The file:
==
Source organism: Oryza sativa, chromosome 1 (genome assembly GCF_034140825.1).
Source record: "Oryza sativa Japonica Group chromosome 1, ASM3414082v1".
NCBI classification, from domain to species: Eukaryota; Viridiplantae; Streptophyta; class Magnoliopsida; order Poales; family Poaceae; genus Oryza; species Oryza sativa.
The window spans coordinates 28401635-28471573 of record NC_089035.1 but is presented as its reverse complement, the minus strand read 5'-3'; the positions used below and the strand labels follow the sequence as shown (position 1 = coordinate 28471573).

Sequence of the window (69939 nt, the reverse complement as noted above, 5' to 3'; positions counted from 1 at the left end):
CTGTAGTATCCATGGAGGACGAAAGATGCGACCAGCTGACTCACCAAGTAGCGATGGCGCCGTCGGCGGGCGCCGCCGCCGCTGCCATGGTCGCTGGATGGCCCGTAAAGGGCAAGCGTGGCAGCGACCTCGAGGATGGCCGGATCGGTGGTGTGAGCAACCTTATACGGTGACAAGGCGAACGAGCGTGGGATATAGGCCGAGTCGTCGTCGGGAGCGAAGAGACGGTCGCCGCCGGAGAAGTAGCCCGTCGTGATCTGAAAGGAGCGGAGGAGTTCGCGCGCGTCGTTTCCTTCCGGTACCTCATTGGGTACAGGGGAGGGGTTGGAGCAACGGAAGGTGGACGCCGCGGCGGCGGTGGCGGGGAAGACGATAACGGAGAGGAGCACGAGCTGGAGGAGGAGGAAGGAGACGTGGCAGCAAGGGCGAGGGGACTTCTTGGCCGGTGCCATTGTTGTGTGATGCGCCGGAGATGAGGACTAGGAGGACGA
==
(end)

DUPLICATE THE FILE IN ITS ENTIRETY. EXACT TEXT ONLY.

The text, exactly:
Source organism: Oryza sativa, chromosome 1 (genome assembly GCF_034140825.1).
Source record: "Oryza sativa Japonica Group chromosome 1, ASM3414082v1".
NCBI classification, from domain to species: Eukaryota; Viridiplantae; Streptophyta; class Magnoliopsida; order Poales; family Poaceae; genus Oryza; species Oryza sativa.
The window spans coordinates 28401635-28471573 of record NC_089035.1 but is presented as its reverse complement, the minus strand read 5'-3'; the positions used below and the strand labels follow the sequence as shown (position 1 = coordinate 28471573).

Sequence of the window (69939 nt, the reverse complement as noted above, 5' to 3'; positions counted from 1 at the left end):
CTGTAGTATCCATGGAGGACGAAAGATGCGACCAGCTGACTCACCAAGTAGCGATGGCGCCGTCGGCGGGCGCCGCCGCCGCTGCCATGGTCGCTGGATGGCCCGTAAAGGGCAAGCGTGGCAGCGACCTCGAGGATGGCCGGATCGGTGGTGTGAGCAACCTTATACGGTGACAAGGCGAACGAGCGTGGGATATAGGCCGAGTCGTCGTCGGGAGCGAAGAGACGGTCGCCGCCGGAGAAGTAGCCCGTCGTGATCTGAAAGGAGCGGAGGAGTTCGCGCGCGTCGTTTCCTTCCGGTACCTCATTGGGTACAGGGGAGGGGTTGGAGCAACGGAAGGTGGACGCCGCGGCGGCGGTGGCGGGGAAGACGATAACGGAGAGGAGCACGAGCTGGAGGAGGAGGAAGGAGACGTGGCAGCAAGGGCGAGGGGACTTCTTGGCCGGTGCCATTGTTGTGTGATGCGCCGGAGATGAGGACTAGGAGGACGA